The NRMA exists to support its Members and the community, and we are committed to continually delivering on our foundational purpose – to keep people moving.
We are leading the national debate on Electric Vehicles (EVs) because we know it is the right thing to do, but we also acknowledge that the community has mixed views. After all, the Internal Combustion Engine motor car has been something of a birth-right in Australia for around a century and the NRMA has been there to help families since that journey began.
But the reality is the world is changing. Technology is progressing quickly and there are increasing external pressures on transport and road networks across the world.
Australia no longer has a domestic car manufacturing market and the reality we face as a nation is that we are exclusively reliant on importing our cars from countries that build cars that we love to drive. The UK, France, Norway, Israel, Netherlands and a number of cities in the USA have committed to banning petrol and diesel vehicles from 2025–2040.
Naturally, car manufacturers are in a race to respond to this global trend by focusing their investment away from the Internal Combustion Engine and towards electric vehicles. This transition is not dissimilar to when the world progressed from the horse and cart and, just like we did 100 years ago, the NRMA will be key to helping Australia make the most of this transition.
Australia is currently one of the worst equipped nations in the world to take advantage of electric transport. Our current EV fleet is small and our supporting infrastructure is not nearly sufficient at this time. Without taking crucial steps now, Australia will be left behind and the impact on our economy and local communities will be dire. That is one of the reasons why the NRMA is building a fast-charging network.
Preparing for this global ban on the sale of new petrol and diesel vehicles is essential if we are to catch up with the rest of the world. This is not about punishing vehicle owners or enthusiasts – it is about supporting them through improved choice and lower transport costs.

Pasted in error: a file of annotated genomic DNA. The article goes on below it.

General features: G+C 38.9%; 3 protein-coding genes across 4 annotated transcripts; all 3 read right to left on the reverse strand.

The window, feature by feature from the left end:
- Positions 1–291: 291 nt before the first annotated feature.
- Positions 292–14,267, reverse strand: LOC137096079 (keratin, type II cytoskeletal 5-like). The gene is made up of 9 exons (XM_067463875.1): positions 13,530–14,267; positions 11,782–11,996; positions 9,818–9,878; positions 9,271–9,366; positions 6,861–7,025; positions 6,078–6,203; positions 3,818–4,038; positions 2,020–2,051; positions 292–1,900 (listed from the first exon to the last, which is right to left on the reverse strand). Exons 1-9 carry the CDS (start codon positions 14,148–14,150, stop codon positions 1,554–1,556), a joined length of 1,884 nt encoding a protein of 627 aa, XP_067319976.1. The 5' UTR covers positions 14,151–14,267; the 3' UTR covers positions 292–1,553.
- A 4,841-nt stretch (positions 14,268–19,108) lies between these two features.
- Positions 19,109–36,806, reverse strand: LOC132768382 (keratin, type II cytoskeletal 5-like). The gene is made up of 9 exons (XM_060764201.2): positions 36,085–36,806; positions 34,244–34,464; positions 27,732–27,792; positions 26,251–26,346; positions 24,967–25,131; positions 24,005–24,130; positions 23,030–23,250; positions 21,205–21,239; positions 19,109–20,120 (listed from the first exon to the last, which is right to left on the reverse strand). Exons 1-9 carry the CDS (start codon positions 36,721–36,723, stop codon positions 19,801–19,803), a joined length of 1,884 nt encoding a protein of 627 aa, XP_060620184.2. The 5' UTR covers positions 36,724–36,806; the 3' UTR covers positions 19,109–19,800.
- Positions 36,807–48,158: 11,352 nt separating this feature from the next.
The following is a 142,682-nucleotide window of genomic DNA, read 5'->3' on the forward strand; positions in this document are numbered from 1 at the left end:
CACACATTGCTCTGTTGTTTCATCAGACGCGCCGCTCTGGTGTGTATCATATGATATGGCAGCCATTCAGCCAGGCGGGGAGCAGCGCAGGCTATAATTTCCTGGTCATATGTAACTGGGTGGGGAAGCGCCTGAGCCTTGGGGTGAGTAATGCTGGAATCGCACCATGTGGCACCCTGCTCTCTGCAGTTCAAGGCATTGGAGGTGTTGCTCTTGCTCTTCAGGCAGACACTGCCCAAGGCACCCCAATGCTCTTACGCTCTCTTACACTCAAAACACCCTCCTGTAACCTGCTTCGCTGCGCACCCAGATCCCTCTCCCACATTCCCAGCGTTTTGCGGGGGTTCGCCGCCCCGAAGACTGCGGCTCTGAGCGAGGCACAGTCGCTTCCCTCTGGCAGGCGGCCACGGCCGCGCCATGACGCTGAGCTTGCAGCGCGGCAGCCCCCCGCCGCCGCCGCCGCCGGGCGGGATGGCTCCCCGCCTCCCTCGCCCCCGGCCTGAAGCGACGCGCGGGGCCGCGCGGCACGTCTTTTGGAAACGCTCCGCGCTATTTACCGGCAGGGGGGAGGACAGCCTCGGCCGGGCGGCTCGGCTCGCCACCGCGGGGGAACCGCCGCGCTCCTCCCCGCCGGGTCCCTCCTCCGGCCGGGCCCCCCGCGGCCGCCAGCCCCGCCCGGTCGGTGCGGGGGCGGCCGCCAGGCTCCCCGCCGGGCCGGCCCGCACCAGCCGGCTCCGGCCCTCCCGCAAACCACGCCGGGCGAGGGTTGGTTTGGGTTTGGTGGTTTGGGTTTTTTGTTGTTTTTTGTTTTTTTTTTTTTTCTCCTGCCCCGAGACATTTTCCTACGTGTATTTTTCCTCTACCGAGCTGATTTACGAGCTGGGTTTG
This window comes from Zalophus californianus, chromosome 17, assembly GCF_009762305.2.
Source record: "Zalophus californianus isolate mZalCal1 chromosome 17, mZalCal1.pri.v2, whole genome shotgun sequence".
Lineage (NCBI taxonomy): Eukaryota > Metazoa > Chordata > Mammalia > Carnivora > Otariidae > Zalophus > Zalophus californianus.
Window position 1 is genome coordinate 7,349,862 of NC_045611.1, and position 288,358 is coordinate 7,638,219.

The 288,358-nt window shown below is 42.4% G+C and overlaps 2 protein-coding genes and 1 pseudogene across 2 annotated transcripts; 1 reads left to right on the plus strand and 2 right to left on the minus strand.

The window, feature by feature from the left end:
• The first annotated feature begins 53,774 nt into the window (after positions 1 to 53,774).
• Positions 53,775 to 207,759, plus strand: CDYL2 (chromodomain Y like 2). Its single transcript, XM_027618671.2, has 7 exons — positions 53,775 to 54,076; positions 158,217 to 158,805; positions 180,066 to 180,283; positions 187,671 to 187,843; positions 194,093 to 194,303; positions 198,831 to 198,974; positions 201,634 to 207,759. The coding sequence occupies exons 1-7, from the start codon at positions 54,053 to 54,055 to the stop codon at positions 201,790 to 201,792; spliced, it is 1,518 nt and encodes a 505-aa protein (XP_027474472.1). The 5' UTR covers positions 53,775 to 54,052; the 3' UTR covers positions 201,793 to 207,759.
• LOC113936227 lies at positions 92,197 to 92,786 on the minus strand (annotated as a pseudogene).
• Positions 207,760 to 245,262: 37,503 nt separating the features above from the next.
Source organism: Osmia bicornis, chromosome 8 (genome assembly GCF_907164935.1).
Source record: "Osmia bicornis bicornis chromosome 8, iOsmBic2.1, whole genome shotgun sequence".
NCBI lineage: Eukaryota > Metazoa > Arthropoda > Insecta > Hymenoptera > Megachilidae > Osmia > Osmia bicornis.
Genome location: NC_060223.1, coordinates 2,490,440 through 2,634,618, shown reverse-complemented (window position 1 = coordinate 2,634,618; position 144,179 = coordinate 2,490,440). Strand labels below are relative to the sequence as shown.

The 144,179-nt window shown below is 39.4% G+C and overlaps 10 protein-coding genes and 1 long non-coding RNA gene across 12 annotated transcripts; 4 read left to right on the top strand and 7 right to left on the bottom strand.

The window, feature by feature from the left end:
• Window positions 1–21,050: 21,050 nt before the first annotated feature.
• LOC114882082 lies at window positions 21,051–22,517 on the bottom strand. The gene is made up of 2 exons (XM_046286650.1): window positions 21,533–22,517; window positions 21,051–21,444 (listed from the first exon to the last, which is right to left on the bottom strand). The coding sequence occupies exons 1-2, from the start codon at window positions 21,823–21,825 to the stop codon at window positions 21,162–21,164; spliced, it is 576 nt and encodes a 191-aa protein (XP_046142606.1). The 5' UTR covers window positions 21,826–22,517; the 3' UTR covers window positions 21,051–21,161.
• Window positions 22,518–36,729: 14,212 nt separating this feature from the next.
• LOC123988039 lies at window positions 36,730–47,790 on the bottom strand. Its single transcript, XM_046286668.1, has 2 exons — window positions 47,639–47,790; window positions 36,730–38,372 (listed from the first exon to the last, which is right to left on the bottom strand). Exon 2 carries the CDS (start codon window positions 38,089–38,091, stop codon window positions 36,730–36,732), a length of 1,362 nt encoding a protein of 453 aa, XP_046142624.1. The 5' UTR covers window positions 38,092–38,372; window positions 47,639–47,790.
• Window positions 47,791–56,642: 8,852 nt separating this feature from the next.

Through our extensive knowledge of motoring, we know that EVs are rapidly improving. EV cars, utes, trucks and buses already exist in markets today and the technology is only going to get better.
EVs will be an option for all Australians – not just those living in urban environments. In fact, EVs will potentially be of greater benefit to those in the regions where larger travel distances are the norm. The average cost today of running a car on liquid fuel is $1.50 per litre, while the average cost of running an electric vehicle is $0.33 – EVs also require far less maintenance, which equates to significant cost benefits for motorists.
In terms of emissions, an average new Internal Combustion Engine vehicle emits around 185g CO2/km, whereas an average new EV emits around 98g CO2/km. This means better outcomes for the environment and better health standards, particularly in densely populated areas.
Using electricity to power vehicles also means improved national fuel security. With electricity generated domestically, we will lessen our reliance on importing liquid fuel to sustain our transport sector. Because of these many benefits, the NRMA is playing its part to bring forward more vehicle models and put downward pressure on purchase prices by constructing one of Australia’s largest electric vehicle fast-charging networks.
We are doing this now to ready our Members and the community for EVs, but we also need more support from governments.
The imminent transition to EVs is a good thing for Australians and that is why we are playing a leadership role through advocacy and investment. We want lower motoring costs, maximised vehicle choice for consumers, and better health and environmental outcomes to support our future generations.
Australians will always have access to large, fast and safe vehicles, it’s just that in the future they will be powered by electricity.
For further information and to access NRMA reports on EVs, visit our Reports and Submissions page.